bomtoots: The receptacle inside the cabinet is is horizontally placed from the new one. So in fact the counter ends, and there is a big, tall part of the cabinet at the end of the counter and the receptacle is inside that one. About the same height as the new one should be. I'm just saying that I can't install a box on the same 2x4. Of course your plan would still work with an old work box, but that's the kind of job I'm trying to avoid.

TarheelTerp: I'm not sure we want to remodel. Actually it is more likely we will move in a few years. I also can't pull more circuits, because I have no space in my main panel. If I want a new panel, I would have to move the old one, because it's location is contrary to any current code (inside basement bathroom, over wide bathroom counter). So now we're talking about $2000+ for a receptacle...
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Old 07-23-2012, 07:09 PM   #5
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Can you use Tandem breakers in your current panel? Post pictures of the kitchen outlets in question, and the panel. As for rewiring or pulling for the new outlet, you can place a junction box on the ceiling in the basement, and pull from the current circuit another outlet on the counter for the new outlet. As for the one in the cabinet, can it be pulled back into the basement and used for the new outlet location, by placing that circuit into the junction box?

You kind of have to think outside of the box, when doing retro electrical jobs for older homes. As for the changing of the cur. panel, why not just flip it around to the wall behind it, unless it is a outside wall that it is on, then you just need to figure out how to move it enough to get it on the wall outside the bath. I do not see how it would cost $2,000.00 for a panel move, due to someone in the past built the bath around it.
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Old 07-24-2012, 12:51 PM   #6
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OK, I will post pictures later. I already started the job, but of course I can make pictures.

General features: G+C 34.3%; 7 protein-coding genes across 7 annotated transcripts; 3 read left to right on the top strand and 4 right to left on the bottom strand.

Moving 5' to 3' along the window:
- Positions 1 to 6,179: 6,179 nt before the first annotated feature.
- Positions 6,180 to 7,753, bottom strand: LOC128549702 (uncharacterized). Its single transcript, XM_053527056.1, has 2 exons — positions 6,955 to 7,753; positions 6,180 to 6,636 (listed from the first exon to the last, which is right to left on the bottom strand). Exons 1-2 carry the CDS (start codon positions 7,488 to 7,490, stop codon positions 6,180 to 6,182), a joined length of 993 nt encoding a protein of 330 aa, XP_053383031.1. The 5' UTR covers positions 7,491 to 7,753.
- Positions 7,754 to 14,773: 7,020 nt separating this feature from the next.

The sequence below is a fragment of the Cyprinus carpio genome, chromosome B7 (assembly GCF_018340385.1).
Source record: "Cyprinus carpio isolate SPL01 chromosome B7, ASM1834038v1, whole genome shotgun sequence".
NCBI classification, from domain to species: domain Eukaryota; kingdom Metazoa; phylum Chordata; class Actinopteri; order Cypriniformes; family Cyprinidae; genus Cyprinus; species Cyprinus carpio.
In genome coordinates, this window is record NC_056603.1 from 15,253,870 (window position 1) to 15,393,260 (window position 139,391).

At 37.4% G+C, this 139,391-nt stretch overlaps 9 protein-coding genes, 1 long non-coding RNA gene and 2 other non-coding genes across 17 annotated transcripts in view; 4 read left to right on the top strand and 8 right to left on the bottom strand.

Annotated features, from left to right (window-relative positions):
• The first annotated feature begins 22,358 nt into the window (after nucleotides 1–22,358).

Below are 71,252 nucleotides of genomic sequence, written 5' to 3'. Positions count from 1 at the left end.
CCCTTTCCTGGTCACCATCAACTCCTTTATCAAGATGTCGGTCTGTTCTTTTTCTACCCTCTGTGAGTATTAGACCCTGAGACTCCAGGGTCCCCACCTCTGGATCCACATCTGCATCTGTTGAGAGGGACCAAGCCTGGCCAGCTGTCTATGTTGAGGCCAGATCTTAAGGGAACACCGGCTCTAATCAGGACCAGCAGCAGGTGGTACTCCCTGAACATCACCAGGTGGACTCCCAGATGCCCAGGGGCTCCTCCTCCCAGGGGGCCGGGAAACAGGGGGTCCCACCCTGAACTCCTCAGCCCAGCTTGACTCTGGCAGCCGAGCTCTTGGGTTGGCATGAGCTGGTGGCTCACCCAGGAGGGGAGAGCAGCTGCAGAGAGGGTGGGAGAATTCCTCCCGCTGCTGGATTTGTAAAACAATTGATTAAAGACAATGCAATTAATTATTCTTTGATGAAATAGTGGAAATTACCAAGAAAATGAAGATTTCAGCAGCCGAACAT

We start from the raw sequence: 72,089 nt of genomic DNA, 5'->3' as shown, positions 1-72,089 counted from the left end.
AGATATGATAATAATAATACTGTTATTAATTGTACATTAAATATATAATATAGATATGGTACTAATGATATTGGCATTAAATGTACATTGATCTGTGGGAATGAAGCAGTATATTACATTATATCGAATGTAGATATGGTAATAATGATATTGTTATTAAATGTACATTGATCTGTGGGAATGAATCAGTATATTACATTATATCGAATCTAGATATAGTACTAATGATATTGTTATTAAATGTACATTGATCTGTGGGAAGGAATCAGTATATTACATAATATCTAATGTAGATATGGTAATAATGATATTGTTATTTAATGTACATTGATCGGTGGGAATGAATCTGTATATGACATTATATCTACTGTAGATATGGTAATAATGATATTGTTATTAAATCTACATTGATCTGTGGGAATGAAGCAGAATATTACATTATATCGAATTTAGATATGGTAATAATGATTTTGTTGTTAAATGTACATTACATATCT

Quote:
Originally Posted by gregzoll View Post
Can you use Tandem breakers in your current panel?
The space problem in the panel is on the neutral/ground bus.

Quote:
As for rewiring or pulling for the new outlet, you can place a junction box on the ceiling in the basement, and pull from the current circuit another outlet on the counter for the new outlet. As for the one in the cabinet, can it be pulled back into the basement and used for the new outlet location, by placing that circuit into the junction box?
These solution would be still way more complicated than the surface mounted rail and outlet solution.

Quote:
As for the changing of the cur. panel, why not just flip it around to the wall behind it, unless it is a outside wall that it is on,
Yes, it's an outside wall and furthermore, it is below ground level.

Quote:
then you just need to figure out how to move it enough to get it on the wall outside the bath. I do not see how it would cost $2,000.00 for a panel move, due to someone in the past built the bath around it.
Well, outside the bath there is a kitchen with kitchen counter. The closest suitable wall in the basement is pretty far actually. The best solution (which I will get done if we stay in the house for more than a few years) is to move it to the outside wall, just after the meter. Circuits will have to be extended by 4-5 feet. I think it would be around $2000.